Scoot McNairy (Argo, Killing Them Softly and Promised Land)
It’s easy to stand out when your own name is so unique, but lets not discount his placement here by only focusing on the trivial. In three solid films this year, Scoot McNairy managed what any great performer should strive for: melding into their film while, too, making you forget their past work entirely. I didn’t recognize him in Argo, found him hard-to-place in Promised Land, and, despite being “recognizable,” still completely disappeared in his best work of the year — almost the best work of anybody this year — with Killing Them Softly. All are different, all are great, and all make me want to see more of him this instant. – Nick N.
Suraj Sharma (Life of Pi)
Handpicked from a reported 3,000 actors, newcomer Suraj Sharma was chosen to lead the biggest film on this list, Ang Lee‘s long-gestating Life of Pi adaptation. While I personally went into this one expecting to be dazzled by the visuals, it was Sharma’s reliable debut turn that pulls us through this journey. Considering he’s the only human actor onscreen for the majority of the runtime, it’s quite an accomplishment for your first go-around and while he doesn’t have any future roles lined up, expect that to change soon. – Jordan R.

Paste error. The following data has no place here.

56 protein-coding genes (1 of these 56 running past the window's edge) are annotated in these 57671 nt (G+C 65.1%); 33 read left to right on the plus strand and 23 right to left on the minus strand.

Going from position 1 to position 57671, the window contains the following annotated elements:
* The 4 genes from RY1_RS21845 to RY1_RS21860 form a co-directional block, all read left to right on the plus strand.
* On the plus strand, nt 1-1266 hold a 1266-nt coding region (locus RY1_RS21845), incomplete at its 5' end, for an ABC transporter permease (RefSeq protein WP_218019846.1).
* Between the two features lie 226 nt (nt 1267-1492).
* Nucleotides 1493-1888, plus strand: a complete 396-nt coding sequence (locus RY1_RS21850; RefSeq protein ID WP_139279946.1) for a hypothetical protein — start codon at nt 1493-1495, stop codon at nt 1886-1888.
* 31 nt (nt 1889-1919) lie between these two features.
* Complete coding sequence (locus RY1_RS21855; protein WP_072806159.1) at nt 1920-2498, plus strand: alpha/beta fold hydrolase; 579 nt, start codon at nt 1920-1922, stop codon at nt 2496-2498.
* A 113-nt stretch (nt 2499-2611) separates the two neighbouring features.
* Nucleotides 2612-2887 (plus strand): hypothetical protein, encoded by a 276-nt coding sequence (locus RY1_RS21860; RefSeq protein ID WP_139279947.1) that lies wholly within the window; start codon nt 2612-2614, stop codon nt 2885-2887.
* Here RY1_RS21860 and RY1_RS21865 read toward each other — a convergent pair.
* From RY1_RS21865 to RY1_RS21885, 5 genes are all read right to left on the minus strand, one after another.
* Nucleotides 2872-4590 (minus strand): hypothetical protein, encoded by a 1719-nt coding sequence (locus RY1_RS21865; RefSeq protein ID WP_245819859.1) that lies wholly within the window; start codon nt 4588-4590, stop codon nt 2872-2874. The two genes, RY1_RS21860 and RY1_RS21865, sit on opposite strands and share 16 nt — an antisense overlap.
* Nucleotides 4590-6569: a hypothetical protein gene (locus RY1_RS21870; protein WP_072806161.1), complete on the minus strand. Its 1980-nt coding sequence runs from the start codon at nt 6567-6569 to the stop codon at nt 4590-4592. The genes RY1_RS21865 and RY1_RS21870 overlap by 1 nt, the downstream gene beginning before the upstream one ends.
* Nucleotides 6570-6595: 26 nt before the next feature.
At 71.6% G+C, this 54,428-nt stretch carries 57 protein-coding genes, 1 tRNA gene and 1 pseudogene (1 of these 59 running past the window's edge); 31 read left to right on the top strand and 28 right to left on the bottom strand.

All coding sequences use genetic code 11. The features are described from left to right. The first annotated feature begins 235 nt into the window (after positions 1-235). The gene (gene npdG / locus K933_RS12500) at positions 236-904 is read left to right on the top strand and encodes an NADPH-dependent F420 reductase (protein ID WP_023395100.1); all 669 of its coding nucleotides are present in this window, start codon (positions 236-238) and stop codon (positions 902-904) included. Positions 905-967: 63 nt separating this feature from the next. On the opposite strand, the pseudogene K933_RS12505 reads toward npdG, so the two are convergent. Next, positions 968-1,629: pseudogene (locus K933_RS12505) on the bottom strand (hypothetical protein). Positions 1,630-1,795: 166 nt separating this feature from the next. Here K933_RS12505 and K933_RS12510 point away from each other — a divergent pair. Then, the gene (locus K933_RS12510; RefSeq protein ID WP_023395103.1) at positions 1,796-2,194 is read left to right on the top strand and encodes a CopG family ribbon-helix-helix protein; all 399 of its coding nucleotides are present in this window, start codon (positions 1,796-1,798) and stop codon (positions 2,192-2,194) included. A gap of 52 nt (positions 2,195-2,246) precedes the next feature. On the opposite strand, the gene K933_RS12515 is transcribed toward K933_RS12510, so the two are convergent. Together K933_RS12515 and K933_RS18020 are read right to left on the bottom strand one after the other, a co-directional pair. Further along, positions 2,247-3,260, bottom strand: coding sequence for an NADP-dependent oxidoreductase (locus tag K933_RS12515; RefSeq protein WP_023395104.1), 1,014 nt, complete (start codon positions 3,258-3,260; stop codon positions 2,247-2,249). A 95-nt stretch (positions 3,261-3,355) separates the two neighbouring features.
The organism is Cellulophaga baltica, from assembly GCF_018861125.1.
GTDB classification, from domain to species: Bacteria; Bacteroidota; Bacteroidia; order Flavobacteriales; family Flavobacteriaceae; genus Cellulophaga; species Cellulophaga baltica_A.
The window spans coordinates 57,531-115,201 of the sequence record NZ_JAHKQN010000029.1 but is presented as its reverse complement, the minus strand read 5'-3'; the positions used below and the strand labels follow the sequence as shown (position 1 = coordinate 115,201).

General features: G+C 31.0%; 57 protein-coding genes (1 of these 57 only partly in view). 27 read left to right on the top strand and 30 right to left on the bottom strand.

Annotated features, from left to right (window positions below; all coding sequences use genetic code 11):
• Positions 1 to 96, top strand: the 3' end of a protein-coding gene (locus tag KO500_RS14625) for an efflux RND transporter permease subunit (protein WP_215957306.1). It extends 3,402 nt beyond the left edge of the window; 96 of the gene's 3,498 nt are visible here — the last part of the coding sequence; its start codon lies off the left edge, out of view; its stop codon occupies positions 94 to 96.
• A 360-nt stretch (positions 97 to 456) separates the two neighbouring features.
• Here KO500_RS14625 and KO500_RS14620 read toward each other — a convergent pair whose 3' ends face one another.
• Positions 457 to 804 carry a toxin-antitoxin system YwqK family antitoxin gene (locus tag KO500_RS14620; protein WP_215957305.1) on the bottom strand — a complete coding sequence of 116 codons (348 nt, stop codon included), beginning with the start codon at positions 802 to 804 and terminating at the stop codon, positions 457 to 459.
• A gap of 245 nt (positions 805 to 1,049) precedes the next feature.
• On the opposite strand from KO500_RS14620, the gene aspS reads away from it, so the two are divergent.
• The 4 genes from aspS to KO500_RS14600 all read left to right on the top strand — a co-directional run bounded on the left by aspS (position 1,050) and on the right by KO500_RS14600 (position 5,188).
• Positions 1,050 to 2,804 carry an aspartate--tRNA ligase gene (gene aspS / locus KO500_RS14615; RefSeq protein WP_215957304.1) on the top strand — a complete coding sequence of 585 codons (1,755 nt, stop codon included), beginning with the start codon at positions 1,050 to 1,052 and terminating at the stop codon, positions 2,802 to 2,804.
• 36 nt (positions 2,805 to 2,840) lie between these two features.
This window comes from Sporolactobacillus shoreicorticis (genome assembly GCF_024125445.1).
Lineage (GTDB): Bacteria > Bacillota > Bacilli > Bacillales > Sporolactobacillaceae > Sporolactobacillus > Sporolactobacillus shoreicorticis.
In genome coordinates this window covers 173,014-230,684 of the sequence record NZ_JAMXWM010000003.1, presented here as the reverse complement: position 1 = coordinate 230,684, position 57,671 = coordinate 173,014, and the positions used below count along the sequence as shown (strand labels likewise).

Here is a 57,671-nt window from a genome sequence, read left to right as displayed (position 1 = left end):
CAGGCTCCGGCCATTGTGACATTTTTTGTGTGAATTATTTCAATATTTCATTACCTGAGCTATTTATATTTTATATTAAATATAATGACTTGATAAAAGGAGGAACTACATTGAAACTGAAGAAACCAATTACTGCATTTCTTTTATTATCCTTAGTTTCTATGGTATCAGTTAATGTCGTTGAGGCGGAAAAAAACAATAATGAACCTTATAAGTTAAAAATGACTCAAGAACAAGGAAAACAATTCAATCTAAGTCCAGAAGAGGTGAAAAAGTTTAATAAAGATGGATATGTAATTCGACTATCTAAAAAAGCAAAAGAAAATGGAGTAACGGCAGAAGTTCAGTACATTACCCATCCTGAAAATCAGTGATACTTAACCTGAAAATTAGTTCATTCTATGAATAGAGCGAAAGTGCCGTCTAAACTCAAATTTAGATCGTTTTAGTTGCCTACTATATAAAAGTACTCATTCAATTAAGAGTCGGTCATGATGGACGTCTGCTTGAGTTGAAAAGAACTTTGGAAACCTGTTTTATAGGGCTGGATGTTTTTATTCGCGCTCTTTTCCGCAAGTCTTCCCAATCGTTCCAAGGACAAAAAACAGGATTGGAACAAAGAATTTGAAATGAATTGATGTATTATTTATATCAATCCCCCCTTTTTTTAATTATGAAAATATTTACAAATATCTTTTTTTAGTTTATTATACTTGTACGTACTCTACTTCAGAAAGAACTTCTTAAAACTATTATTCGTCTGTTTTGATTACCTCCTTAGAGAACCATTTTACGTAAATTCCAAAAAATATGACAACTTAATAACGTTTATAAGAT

Omar Sy (The Intouchables)
Although he’s been working for over a decade, including a collaboration with Jean-Pierre Jeunet, it was this year that US audiences got to see Omar Sy in France’s major hit The Intouchables. Grabbing a Cesar award for his performance in this story of a quadriplegic and his caretaker, Sy has an undeniable screen presence, not only in stature, but with his eclectic charisma. It also won’t be long until we see him again, as he recently completed a major role in Michel Gondry‘s Mood Indigo. – Jordan R.
Alicia Vikander (Anna Karenina and A Royal Affair)